Thursday, August 18, 2011

R.I.P. webOS (For Now)

Okay, webOS isn't dead yet.  But, it was barely alive anyway.  Although webOS is regarded as one of the best, if not the best, operating system in the smartphone market neither Palm nor Hewlett-Packard could get traction in an industry already crowded by iOS, Android, BlackBerry and, most recently, Windows Phone 7.

In today's HP earnings call, the company revealed it is spinning off its PC division and no longer making hardware for webOS.  Although it is no surprise that the TouchPad was selling so poorly, it is surprising that HP is giving up so early in the game.  The Pre3 hadn't even been released in the U.S. yet.  Anybody admit to buying the Veer?  Even with this dismal news, webOS could rise from the ashes yet a third time.

Remember when I said that webOS isn't exactly dead yet?  Well, it's just interesting that this happened the very same week that Google bought Motorola Mobility possibly leaving other Android handset manufacturers a little leery.  Techcrunch has outlined a scenario that webOS could continue as an open platform.  I doubt Samsung, HTC and the like would abandon Android but rather they could just add webOS to its lineup.  I especially like the prospect of HTC trying its hand at webOS.  HTC, in my opinion, is the best hardware manufacturer for Android.  An HTC handset with webOS could be... well, magical.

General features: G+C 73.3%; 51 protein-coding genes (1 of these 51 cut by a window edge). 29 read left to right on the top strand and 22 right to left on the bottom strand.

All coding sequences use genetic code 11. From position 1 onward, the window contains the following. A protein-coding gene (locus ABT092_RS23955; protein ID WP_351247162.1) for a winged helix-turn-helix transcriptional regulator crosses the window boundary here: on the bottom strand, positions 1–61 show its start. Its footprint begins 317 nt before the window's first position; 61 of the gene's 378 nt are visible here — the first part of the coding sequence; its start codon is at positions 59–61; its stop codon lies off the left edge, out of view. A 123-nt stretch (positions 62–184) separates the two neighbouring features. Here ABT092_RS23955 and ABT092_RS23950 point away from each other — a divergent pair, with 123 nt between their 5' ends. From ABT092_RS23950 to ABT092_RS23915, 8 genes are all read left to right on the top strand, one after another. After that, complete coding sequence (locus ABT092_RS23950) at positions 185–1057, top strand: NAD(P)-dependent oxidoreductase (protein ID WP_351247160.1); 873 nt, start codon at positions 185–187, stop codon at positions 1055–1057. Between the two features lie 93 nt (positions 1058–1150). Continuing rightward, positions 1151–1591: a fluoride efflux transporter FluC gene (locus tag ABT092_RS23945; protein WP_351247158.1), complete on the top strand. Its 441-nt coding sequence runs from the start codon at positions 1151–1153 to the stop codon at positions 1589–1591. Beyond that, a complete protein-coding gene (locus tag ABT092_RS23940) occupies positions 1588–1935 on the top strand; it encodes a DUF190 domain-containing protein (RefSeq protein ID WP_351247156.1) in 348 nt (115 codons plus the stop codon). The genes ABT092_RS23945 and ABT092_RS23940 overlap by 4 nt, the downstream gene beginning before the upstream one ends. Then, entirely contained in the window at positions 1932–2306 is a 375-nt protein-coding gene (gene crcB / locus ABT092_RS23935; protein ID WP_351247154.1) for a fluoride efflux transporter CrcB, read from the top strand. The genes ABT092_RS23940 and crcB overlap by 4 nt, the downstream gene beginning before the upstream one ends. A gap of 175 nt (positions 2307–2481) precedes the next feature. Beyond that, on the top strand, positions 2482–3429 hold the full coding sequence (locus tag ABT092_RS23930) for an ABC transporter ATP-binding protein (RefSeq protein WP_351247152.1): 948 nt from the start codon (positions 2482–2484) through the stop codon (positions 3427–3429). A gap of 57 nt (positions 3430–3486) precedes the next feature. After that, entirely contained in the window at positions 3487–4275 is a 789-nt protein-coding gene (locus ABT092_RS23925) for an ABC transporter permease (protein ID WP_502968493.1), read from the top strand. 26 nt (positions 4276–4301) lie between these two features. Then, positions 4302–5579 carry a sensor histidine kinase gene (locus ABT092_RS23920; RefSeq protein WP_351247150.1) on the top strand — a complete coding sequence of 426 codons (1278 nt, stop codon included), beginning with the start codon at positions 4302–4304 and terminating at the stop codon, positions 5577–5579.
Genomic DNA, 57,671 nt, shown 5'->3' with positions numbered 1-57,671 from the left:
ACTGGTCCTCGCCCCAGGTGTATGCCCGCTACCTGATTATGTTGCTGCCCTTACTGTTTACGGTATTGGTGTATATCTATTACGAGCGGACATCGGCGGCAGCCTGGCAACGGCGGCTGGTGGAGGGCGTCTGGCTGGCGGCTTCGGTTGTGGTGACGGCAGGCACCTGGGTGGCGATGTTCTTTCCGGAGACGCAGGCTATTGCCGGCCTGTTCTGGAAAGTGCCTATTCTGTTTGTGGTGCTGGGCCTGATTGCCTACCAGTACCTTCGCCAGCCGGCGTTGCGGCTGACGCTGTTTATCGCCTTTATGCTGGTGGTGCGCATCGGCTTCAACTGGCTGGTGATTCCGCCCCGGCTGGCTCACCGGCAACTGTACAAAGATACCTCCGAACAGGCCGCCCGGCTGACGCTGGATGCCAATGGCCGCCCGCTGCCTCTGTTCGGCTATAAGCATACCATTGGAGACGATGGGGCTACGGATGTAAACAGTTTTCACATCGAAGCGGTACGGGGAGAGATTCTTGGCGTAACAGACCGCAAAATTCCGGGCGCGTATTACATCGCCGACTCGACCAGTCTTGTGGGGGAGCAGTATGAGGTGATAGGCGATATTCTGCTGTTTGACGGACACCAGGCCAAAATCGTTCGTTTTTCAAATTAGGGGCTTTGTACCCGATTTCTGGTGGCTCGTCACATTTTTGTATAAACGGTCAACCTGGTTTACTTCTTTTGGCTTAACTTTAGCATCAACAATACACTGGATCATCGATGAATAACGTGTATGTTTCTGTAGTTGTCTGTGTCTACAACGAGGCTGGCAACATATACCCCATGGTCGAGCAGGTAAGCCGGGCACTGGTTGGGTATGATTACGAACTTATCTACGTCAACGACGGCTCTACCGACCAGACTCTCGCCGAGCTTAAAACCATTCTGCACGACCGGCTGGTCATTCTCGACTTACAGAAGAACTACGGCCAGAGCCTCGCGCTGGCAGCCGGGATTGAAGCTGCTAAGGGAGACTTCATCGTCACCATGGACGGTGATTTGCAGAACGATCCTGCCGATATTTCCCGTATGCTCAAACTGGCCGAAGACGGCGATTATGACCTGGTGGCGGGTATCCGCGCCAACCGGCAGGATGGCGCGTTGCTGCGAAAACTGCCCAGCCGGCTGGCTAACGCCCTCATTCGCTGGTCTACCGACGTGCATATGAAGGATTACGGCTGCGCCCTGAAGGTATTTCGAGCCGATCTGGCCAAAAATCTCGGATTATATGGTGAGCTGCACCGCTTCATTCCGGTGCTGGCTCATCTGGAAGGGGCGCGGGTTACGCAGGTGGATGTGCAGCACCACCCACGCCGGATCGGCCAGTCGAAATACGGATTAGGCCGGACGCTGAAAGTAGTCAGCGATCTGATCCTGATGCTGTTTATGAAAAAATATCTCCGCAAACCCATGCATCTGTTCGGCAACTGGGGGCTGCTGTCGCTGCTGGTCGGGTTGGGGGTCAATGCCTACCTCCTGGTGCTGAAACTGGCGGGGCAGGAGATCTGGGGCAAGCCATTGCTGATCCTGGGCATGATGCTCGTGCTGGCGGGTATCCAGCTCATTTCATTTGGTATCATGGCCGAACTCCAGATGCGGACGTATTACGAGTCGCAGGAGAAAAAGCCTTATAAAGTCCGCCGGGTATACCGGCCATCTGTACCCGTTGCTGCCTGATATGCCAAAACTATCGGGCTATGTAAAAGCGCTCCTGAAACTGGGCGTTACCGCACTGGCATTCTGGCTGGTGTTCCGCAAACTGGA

But the biggest hurdle webOS has is being the fifth major smartphone OS on the market to develop for.  iOS and Android dominate the app development.  WP7 is looking to join the top ranks by leapfrogging over BlackBerry as the third major mobile platform (if it already hasn't).  A Windows 8 tablet could help Microsoft to do that.  From day one, Palm faltered by releasing a platform that did not have widespread developer support.  This needs to change for webOS to survive.  And I think it could if Samsung, HTC, LG, and Sony Ericsson jumped on the webOS bandwagon.

Rest in peace, for now, webOS.  Hopefully, your heaven is less creepy than this early Palm Pre commercial:

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